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Campus Health News

Online therapy seeks to curb stigma of mental health

Photo by Maddie Topliff


A New York-based mental health care provider is taking on traditional therapy, making counseling more accessible for college students while simultaneously challenging the stigmas that come along with counseling.

Last August, co-founders Brandon and Cassie Christensen launched Modern Therapy, a “telehealth” service that allows professional help to be only a text, email or call away.

Cassie comes from a background of private practice, a background that made her realize there was a more efficient way to communicate with patients that varied from traditional sit-down sessions.

Private practice therapy is also expensive, Brandon said. Out-of-pocket costs have the ability to easily run $80-$250 an hour. Modern Therapy, on the other hand, starts at $25 per week for unlimited emails and text messages. The low costs happen to align perfectly with the ideals of the company.

“Our mission as a company is to make mental health care more affordable, more accessible and a little less scary,” Brandon said.

Accessibility can become an obstacle right away with private practice. Cassie mentioned that it can take anywhere from two weeks to around a month in order to get started. With Modern Therapy, individuals can start working with a therapist within 48 hours.

College students may need that heightened accessibility, and Modern Therapy has been able to assist with that.

“It really opened my eyes when I started working with my college kids back on a weekly basis,” Cassie said, addressing that long breaks in treatment caused by school weren’t beneficial to her college clients’ ideal mental health progress.

One of the largest misconceptions about therapy is the clientele, historian of Drake University’s To Write Love On Her Arms Sarah Antongiovanni said.

“Anyone at any time in their life can go through any of these issues, and it doesn’t mean that there’s something wrong with you,” Antongiovanni said. “A lot of times, it’s the idea that if you’ve asked for help, you’re weak.”

Dr. Greg Lengel, a psychology professor at Drake, said that these stigmas come from a lack of education in addition to one’s personal backgrounds and beliefs.

“I believe much of the stigma related to seeking help for mental health issues stems from a few issues,” Lengel said. “First, there is a lack of information and accurate media portrayals of mental illness and psychotherapy. In addition, personal, familial and cultural beliefs and norms can shape and bias one’s opinion about mental health treatment. For example, someone who believes that a depressed or anxious male should ‘man up’ and ‘deal with it’ on his own might stigmatize someone seeking help—or, if personally affected by depression or anxiety, might avoid seeking help or self-medicate in a maladaptive manner.”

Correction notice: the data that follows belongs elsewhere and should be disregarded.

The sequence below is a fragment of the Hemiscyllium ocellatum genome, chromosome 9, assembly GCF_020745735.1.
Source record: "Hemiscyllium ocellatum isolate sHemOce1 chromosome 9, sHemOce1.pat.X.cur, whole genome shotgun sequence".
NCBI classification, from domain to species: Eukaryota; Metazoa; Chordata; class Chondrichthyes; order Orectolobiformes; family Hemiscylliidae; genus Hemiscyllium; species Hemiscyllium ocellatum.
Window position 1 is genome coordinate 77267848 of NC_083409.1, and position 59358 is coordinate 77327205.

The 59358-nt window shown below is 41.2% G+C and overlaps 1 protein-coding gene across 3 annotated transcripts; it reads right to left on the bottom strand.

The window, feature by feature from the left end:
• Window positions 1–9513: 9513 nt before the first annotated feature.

Both on-campus organizations like TWLOHA and off-campus companies like Modern Therapy are available to help combat stigmas and assist Drake students in dealing with whatever problems they find themselves facing, whether they have a diagnosable mental illness or not.

“There’s a lot of people who could benefit from (therapy) who haven’t tried it because they think that you need to be mentally ill in order to work with a therapist,” Brandon said. “And that couldn’t be further from the truth.”

Although the online therapy format is still a new practice, there is published research that proves its effectiveness. 9,764 clients participated in a study published in Volume 26 of the Journal of Technology of Human Services, stating that the effects of face-to-face therapy and online therapy were found to be “quite similar.” The Journal also states that the studies and review of similar academic work “provide strong support for the adoption of online psychological interventions as a legitimate therapeutic activity and suggest several insights in regard to its application.”

“For anyone who’s never tried therapy, it’s a great way to get your feet wet,” Brandon said. “I would absolutely encourage students of Drake University to give it a try.”

Cassie agreed.

“No one is ever alone in feeling like sometimes school is a little too much for them to deal with,” she said.

Brandon said to visit moderntherapy.online to find more information.

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